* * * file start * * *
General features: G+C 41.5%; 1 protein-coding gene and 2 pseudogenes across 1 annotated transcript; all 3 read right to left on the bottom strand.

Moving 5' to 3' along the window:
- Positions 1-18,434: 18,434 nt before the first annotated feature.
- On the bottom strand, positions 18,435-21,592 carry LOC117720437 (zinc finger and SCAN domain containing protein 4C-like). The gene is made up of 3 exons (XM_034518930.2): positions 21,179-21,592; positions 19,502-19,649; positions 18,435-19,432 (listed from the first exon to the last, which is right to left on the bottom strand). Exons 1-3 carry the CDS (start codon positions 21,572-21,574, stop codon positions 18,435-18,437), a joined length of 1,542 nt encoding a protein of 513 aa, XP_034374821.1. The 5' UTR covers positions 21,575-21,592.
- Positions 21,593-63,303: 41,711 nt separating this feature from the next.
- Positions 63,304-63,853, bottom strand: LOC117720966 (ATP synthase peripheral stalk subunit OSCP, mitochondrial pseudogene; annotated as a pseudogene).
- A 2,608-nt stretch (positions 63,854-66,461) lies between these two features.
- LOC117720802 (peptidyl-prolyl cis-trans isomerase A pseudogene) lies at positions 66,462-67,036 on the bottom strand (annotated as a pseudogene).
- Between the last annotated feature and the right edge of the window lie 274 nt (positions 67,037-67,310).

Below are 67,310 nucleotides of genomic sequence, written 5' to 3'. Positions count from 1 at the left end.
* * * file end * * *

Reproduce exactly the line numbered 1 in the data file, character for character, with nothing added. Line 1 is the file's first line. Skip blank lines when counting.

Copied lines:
General features: G+C 41.5%; 1 protein-coding gene and 2 pseudogenes across 1 annotated transcript; all 3 read right to left on the bottom strand.